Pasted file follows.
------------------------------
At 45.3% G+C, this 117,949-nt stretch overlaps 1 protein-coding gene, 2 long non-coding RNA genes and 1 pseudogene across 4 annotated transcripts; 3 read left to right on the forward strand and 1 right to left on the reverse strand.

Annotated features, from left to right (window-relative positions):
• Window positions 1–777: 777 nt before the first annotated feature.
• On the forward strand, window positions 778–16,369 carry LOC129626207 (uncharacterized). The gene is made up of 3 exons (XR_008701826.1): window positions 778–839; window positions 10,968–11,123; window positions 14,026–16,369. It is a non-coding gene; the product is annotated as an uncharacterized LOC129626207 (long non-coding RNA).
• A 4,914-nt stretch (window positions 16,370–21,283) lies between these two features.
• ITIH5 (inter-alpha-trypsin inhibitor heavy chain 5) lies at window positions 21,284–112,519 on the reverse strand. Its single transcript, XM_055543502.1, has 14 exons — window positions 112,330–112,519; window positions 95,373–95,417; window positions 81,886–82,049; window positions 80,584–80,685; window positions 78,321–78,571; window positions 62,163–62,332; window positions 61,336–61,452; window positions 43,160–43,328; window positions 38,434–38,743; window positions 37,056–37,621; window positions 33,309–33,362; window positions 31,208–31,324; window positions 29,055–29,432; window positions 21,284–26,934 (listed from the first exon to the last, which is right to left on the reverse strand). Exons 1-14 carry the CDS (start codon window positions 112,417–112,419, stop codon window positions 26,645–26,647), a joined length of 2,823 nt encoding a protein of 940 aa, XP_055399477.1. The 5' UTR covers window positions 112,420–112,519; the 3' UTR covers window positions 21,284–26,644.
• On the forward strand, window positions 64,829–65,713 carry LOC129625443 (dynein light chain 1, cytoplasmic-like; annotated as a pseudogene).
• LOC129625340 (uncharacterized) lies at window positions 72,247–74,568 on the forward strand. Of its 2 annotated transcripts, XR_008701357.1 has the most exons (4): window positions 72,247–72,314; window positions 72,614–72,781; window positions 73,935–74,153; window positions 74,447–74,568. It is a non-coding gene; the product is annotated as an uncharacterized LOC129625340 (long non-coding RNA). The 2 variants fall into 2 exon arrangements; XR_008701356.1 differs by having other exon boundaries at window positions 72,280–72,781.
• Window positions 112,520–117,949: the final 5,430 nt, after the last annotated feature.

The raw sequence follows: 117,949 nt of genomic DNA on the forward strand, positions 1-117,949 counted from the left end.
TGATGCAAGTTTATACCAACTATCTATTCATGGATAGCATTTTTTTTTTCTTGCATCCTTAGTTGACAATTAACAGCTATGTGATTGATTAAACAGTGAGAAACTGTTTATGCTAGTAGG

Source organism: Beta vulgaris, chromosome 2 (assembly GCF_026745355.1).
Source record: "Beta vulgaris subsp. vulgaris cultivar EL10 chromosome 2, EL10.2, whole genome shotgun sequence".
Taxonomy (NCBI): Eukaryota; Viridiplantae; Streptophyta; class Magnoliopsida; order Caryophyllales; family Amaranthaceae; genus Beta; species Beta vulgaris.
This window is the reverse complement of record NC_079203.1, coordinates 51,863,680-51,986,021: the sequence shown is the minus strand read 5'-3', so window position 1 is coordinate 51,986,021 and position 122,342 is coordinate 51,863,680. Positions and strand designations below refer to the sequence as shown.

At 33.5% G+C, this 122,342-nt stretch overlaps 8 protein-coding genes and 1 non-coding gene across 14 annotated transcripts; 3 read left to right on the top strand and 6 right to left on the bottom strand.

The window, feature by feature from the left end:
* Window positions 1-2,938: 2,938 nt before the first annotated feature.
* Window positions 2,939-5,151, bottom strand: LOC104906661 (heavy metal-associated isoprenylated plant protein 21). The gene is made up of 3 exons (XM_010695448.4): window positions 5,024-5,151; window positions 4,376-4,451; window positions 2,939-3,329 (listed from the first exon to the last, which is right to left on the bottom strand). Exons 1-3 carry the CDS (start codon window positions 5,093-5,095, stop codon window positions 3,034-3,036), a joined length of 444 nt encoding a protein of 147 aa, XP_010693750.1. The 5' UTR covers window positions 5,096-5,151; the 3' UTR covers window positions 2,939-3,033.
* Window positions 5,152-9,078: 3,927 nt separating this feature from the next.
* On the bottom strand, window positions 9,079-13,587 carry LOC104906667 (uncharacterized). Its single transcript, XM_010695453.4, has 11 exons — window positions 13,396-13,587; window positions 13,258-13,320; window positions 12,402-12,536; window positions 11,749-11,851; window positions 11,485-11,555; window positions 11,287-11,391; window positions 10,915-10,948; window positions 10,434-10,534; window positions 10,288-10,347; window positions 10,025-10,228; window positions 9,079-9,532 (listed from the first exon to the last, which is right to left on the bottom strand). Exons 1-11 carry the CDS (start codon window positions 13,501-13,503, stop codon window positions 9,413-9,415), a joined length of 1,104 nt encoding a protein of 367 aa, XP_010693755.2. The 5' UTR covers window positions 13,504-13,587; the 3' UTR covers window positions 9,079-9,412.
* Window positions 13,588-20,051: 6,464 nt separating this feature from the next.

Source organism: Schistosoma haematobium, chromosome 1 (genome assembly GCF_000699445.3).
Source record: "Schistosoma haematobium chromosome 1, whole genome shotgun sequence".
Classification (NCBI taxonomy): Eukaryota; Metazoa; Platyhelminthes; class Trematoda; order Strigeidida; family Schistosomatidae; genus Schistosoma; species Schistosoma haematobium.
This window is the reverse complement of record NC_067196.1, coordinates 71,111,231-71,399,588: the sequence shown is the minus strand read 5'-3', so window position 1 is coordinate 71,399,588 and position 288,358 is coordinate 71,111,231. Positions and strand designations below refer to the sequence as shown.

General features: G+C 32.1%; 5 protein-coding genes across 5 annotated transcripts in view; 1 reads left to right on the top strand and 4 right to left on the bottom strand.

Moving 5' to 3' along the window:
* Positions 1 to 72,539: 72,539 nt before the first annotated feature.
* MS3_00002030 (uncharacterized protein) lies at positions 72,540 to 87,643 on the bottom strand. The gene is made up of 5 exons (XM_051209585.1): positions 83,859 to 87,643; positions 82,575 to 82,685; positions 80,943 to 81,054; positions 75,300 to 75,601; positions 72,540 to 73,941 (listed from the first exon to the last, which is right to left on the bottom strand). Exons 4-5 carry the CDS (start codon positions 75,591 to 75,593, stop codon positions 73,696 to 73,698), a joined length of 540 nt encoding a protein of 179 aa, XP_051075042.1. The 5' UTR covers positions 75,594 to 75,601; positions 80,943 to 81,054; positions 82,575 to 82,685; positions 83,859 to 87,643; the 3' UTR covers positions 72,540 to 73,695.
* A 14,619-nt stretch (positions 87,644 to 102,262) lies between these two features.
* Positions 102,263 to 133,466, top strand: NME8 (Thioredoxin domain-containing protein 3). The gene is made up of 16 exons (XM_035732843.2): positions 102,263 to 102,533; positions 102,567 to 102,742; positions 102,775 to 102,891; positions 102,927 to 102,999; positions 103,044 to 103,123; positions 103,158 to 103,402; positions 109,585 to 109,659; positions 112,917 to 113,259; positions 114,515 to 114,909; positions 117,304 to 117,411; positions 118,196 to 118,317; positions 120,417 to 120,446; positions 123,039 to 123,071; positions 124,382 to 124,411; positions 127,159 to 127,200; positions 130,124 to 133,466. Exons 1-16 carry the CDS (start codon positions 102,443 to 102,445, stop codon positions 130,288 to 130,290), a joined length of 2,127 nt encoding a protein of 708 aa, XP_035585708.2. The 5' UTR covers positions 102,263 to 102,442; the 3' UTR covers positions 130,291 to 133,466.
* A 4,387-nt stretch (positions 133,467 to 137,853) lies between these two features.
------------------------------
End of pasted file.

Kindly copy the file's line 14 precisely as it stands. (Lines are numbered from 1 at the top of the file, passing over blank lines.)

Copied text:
Taxonomy (NCBI): Eukaryota; Viridiplantae; Streptophyta; class Magnoliopsida; order Caryophyllales; family Amaranthaceae; genus Beta; species Beta vulgaris.